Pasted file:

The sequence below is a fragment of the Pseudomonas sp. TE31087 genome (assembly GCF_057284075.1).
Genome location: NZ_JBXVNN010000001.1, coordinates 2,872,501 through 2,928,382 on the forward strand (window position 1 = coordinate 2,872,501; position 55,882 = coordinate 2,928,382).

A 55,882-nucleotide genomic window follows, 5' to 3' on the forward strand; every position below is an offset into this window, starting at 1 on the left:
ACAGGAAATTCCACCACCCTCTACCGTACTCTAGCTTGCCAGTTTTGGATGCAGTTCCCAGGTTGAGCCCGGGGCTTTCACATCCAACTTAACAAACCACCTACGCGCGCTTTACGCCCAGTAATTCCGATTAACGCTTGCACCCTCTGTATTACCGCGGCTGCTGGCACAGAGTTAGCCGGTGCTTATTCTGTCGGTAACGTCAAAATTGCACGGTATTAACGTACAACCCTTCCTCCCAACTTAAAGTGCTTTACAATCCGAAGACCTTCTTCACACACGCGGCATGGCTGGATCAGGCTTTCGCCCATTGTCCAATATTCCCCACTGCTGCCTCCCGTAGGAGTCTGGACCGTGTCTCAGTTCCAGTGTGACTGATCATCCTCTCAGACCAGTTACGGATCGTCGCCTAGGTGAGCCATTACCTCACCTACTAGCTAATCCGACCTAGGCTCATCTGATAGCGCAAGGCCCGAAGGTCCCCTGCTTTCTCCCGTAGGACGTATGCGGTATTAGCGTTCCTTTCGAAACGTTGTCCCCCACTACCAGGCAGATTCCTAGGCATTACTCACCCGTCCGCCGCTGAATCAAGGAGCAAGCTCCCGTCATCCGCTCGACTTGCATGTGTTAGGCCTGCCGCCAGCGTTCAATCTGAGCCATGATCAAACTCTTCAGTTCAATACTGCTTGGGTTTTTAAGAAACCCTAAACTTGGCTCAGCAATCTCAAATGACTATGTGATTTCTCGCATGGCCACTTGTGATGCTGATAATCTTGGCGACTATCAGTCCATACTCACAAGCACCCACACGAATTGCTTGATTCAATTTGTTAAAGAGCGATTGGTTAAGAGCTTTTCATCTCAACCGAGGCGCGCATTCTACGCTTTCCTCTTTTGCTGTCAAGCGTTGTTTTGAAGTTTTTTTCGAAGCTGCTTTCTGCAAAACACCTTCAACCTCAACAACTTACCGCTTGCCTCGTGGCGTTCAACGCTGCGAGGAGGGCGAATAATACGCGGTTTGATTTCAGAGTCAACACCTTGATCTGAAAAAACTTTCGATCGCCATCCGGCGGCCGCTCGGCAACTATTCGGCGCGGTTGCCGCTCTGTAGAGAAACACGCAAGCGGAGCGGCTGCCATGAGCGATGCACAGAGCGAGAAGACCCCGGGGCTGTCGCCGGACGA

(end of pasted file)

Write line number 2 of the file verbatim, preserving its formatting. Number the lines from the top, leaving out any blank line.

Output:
Genome location: NZ_JBXVNN010000001.1, coordinates 2,872,501 through 2,928,382 on the forward strand (window position 1 = coordinate 2,872,501; position 55,882 = coordinate 2,928,382).